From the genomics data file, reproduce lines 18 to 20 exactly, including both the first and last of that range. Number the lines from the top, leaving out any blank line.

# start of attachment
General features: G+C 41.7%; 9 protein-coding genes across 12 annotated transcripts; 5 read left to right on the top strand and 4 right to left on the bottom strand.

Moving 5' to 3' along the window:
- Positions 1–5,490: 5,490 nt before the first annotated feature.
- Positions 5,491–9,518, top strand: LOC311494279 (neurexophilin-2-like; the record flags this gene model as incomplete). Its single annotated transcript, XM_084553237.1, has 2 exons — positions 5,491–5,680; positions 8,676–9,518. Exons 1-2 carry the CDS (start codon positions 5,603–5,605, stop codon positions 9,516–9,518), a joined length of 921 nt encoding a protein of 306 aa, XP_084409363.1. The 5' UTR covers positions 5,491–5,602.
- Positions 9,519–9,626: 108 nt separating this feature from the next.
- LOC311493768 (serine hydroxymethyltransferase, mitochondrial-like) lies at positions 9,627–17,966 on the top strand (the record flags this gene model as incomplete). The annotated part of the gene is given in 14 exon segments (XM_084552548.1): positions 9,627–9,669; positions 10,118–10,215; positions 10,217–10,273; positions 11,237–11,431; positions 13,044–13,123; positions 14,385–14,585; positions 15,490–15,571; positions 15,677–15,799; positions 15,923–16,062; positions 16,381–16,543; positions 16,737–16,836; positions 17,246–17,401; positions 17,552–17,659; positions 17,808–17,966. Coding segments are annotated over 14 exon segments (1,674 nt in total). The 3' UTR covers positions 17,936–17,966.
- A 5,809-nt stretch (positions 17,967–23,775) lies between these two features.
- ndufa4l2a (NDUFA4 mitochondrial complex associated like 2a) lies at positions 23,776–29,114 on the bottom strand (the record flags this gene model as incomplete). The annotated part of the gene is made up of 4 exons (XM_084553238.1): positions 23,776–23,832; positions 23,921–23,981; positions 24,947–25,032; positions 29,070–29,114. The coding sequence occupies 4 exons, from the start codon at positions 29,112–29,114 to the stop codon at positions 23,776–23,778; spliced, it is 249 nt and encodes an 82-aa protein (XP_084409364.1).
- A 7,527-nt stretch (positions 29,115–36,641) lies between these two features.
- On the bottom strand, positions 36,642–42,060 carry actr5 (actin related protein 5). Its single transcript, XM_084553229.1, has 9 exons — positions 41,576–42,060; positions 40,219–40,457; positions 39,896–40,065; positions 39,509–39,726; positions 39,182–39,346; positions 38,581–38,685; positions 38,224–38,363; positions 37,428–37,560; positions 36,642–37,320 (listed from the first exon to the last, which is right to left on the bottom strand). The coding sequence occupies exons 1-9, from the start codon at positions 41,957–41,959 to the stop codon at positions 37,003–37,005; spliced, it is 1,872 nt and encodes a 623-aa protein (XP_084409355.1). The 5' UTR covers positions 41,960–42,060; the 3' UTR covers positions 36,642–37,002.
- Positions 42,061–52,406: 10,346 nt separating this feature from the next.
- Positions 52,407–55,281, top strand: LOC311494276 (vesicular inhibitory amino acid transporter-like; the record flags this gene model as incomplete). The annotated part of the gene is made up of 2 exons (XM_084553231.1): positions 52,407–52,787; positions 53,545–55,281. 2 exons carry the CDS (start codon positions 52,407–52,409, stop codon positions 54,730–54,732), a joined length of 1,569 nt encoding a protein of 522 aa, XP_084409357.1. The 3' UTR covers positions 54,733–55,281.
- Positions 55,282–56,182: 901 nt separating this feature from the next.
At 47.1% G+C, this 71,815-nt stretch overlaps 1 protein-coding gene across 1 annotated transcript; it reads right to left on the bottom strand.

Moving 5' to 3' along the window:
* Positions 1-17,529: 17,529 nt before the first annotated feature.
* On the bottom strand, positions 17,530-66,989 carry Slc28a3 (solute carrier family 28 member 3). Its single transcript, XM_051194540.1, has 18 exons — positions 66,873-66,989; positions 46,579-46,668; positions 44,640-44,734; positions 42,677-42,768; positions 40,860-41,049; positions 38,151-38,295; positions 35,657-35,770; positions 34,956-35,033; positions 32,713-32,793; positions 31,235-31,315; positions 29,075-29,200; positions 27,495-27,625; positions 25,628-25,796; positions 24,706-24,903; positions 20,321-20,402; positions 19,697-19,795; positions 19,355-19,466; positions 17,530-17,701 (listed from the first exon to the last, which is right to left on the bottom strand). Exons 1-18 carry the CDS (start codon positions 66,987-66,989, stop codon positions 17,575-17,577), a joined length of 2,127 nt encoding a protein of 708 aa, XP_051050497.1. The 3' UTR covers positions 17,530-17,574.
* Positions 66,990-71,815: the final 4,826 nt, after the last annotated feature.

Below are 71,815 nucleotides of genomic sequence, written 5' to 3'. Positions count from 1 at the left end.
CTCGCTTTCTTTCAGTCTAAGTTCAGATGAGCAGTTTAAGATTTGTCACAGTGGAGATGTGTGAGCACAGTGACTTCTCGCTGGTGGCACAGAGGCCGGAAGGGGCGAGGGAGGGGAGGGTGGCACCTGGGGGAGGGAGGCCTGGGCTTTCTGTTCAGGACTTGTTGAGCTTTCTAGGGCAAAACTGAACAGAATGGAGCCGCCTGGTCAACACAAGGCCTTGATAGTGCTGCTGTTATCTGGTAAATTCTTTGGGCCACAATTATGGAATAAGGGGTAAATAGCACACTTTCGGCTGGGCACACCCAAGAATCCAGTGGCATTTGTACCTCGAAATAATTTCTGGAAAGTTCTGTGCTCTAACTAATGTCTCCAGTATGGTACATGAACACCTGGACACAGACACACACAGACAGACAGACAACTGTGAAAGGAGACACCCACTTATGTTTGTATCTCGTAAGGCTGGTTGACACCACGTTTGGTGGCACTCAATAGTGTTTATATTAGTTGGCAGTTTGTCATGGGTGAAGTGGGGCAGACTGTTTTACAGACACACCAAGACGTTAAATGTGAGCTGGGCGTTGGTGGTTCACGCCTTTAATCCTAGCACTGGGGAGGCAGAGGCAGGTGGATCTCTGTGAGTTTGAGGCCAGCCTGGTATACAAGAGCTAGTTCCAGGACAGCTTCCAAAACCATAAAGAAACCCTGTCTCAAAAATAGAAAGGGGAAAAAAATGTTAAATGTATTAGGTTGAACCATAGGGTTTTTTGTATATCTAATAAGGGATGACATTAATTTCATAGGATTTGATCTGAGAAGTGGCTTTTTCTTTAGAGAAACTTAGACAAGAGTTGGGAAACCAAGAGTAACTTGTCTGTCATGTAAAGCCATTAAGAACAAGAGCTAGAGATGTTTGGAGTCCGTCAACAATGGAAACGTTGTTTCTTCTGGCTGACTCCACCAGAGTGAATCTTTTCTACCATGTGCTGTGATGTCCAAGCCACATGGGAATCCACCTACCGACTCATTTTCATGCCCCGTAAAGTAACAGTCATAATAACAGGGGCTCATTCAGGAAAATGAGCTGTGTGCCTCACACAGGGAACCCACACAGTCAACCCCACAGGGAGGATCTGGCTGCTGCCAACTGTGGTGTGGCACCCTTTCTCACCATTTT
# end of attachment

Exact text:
* Positions 66,990-71,815: the final 4,826 nt, after the last annotated feature.

Below are 71,815 nucleotides of genomic sequence, written 5' to 3'. Positions count from 1 at the left end.
CTCGCTTTCTTTCAGTCTAAGTTCAGATGAGCAGTTTAAGATTTGTCACAGTGGAGATGTGTGAGCACAGTGACTTCTCGCTGGTGGCACAGAGGCCGGAAGGGGCGAGGGAGGGGAGGGTGGCACCTGGGGGAGGGAGGCCTGGGCTTTCTGTTCAGGACTTGTTGAGCTTTCTAGGGCAAAACTGAACAGAATGGAGCCGCCTGGTCAACACAAGGCCTTGATAGTGCTGCTGTTATCTGGTAAATTCTTTGGGCCACAATTATGGAATAAGGGGTAAATAGCACACTTTCGGCTGGGCACACCCAAGAATCCAGTGGCATTTGTACCTCGAAATAATTTCTGGAAAGTTCTGTGCTCTAACTAATGTCTCCAGTATGGTACATGAACACCTGGACACAGACACACACAGACAGACAGACAACTGTGAAAGGAGACACCCACTTATGTTTGTATCTCGTAAGGCTGGTTGACACCACGTTTGGTGGCACTCAATAGTGTTTATATTAGTTGGCAGTTTGTCATGGGTGAAGTGGGGCAGACTGTTTTACAGACACACCAAGACGTTAAATGTGAGCTGGGCGTTGGTGGTTCACGCCTTTAATCCTAGCACTGGGGAGGCAGAGGCAGGTGGATCTCTGTGAGTTTGAGGCCAGCCTGGTATACAAGAGCTAGTTCCAGGACAGCTTCCAAAACCATAAAGAAACCCTGTCTCAAAAATAGAAAGGGGAAAAAAATGTTAAATGTATTAGGTTGAACCATAGGGTTTTTTGTATATCTAATAAGGGATGACATTAATTTCATAGGATTTGATCTGAGAAGTGGCTTTTTCTTTAGAGAAACTTAGACAAGAGTTGGGAAACCAAGAGTAACTTGTCTGTCATGTAAAGCCATTAAGAACAAGAGCTAGAGATGTTTGGAGTCCGTCAACAATGGAAACGTTGTTTCTTCTGGCTGACTCCACCAGAGTGAATCTTTTCTACCATGTGCTGTGATGTCCAAGCCACATGGGAATCCACCTACCGACTCATTTTCATGCCCCGTAAAGTAACAGTCATAATAACAGGGGCTCATTCAGGAAAATGAGCTGTGTGCCTCACACAGGGAACCCACACAGTCAACCCCACAGGGAGGATCTGGCTGCTGCCAACTGTGGTGTGGCACCCTTTCTCACCATTTT